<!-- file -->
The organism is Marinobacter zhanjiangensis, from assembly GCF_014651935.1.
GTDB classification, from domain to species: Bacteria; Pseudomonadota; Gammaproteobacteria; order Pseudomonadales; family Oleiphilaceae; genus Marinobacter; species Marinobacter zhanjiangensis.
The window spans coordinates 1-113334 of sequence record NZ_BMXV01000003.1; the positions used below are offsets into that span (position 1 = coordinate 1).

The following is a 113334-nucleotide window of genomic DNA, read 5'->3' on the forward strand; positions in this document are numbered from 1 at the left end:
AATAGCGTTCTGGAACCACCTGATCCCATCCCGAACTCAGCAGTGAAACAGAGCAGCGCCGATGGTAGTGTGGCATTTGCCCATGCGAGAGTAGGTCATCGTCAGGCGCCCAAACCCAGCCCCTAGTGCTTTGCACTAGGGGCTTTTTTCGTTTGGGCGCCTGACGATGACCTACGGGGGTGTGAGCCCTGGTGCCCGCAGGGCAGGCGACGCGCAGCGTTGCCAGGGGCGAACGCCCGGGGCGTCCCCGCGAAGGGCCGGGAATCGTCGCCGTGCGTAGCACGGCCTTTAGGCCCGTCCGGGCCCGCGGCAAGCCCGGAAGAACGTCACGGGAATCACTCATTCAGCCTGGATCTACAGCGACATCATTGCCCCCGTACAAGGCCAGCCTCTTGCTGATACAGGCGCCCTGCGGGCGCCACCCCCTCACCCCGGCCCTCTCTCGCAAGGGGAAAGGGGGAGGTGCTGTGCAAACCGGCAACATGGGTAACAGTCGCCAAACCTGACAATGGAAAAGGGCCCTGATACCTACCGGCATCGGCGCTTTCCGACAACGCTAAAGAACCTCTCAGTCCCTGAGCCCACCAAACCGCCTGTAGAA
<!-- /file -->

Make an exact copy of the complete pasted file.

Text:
The organism is Marinobacter zhanjiangensis, from assembly GCF_014651935.1.
GTDB classification, from domain to species: Bacteria; Pseudomonadota; Gammaproteobacteria; order Pseudomonadales; family Oleiphilaceae; genus Marinobacter; species Marinobacter zhanjiangensis.
The window spans coordinates 1-113334 of sequence record NZ_BMXV01000003.1; the positions used below are offsets into that span (position 1 = coordinate 1).

The following is a 113334-nucleotide window of genomic DNA, read 5'->3' on the forward strand; positions in this document are numbered from 1 at the left end:
AATAGCGTTCTGGAACCACCTGATCCCATCCCGAACTCAGCAGTGAAACAGAGCAGCGCCGATGGTAGTGTGGCATTTGCCCATGCGAGAGTAGGTCATCGTCAGGCGCCCAAACCCAGCCCCTAGTGCTTTGCACTAGGGGCTTTTTTCGTTTGGGCGCCTGACGATGACCTACGGGGGTGTGAGCCCTGGTGCCCGCAGGGCAGGCGACGCGCAGCGTTGCCAGGGGCGAACGCCCGGGGCGTCCCCGCGAAGGGCCGGGAATCGTCGCCGTGCGTAGCACGGCCTTTAGGCCCGTCCGGGCCCGCGGCAAGCCCGGAAGAACGTCACGGGAATCACTCATTCAGCCTGGATCTACAGCGACATCATTGCCCCCGTACAAGGCCAGCCTCTTGCTGATACAGGCGCCCTGCGGGCGCCACCCCCTCACCCCGGCCCTCTCTCGCAAGGGGAAAGGGGGAGGTGCTGTGCAAACCGGCAACATGGGTAACAGTCGCCAAACCTGACAATGGAAAAGGGCCCTGATACCTACCGGCATCGGCGCTTTCCGACAACGCTAAAGAACCTCTCAGTCCCTGAGCCCACCAAACCGCCTGTAGAA